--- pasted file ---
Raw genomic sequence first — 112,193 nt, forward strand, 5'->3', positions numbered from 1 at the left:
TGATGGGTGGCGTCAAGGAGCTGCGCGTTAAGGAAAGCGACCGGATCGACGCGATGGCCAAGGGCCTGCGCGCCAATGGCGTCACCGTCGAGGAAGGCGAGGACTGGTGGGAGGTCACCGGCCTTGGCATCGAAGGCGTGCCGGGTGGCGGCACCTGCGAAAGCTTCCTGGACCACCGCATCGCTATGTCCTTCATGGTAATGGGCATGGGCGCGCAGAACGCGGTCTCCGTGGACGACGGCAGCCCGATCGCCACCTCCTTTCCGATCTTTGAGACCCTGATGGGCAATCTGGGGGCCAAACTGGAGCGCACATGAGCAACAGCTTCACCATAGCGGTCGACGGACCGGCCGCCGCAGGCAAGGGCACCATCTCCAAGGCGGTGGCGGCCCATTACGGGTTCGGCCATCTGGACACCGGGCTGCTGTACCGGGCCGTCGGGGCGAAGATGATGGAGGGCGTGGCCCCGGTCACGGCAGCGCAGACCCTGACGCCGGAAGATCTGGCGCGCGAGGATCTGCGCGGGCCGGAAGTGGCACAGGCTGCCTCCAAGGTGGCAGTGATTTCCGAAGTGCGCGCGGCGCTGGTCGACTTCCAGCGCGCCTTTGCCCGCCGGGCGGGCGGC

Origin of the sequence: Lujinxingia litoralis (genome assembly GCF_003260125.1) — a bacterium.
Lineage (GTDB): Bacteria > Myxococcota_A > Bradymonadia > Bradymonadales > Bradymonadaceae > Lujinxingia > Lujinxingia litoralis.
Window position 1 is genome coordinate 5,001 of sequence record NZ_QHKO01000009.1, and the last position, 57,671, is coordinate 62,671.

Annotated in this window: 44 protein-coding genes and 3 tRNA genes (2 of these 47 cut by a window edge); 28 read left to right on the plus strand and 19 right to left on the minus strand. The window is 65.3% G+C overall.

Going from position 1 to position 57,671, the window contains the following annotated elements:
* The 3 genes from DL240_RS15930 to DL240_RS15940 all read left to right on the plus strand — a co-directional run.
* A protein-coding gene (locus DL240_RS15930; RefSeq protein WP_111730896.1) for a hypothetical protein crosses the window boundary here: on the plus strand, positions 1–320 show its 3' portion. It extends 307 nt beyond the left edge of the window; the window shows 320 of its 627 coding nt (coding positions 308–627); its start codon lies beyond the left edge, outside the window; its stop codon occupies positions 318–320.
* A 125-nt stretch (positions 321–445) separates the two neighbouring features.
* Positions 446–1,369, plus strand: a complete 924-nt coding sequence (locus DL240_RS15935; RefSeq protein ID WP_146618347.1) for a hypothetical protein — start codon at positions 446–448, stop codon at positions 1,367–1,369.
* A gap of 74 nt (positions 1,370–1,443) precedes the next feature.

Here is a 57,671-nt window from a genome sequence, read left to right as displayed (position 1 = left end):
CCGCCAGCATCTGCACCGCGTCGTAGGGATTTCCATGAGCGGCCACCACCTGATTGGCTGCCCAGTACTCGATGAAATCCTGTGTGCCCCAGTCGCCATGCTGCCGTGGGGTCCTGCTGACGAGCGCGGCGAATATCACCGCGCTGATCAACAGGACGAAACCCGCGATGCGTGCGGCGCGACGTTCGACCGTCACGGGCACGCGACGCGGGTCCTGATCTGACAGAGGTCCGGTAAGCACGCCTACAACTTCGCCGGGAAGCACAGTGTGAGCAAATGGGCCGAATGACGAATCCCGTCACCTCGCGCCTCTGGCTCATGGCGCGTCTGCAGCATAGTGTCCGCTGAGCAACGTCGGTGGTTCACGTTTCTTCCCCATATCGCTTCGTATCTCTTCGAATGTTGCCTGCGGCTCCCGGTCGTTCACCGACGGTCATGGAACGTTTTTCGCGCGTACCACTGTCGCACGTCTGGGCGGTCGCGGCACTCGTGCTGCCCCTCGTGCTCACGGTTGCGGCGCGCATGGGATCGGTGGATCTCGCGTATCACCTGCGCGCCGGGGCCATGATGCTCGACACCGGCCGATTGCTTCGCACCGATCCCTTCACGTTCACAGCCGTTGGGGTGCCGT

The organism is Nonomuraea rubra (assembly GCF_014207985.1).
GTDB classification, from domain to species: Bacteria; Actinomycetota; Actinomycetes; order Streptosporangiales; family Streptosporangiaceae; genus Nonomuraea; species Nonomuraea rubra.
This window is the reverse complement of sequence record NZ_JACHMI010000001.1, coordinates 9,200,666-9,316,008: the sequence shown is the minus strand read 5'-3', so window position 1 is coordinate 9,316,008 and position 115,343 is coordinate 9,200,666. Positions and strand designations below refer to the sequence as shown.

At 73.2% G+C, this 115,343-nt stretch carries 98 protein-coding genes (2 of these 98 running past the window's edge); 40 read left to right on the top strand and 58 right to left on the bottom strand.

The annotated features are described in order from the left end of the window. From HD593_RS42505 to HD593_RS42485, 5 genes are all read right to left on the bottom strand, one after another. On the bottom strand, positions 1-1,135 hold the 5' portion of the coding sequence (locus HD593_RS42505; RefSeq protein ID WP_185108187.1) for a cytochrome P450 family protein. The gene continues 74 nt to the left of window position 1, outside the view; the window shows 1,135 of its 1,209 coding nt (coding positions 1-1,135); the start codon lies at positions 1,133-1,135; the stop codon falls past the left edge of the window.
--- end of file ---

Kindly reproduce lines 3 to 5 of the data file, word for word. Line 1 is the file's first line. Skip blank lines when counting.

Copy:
Origin of the sequence: Lujinxingia litoralis (genome assembly GCF_003260125.1) — a bacterium.
Lineage (GTDB): Bacteria > Myxococcota_A > Bradymonadia > Bradymonadales > Bradymonadaceae > Lujinxingia > Lujinxingia litoralis.
Window position 1 is genome coordinate 5,001 of sequence record NZ_QHKO01000009.1, and the last position, 57,671, is coordinate 62,671.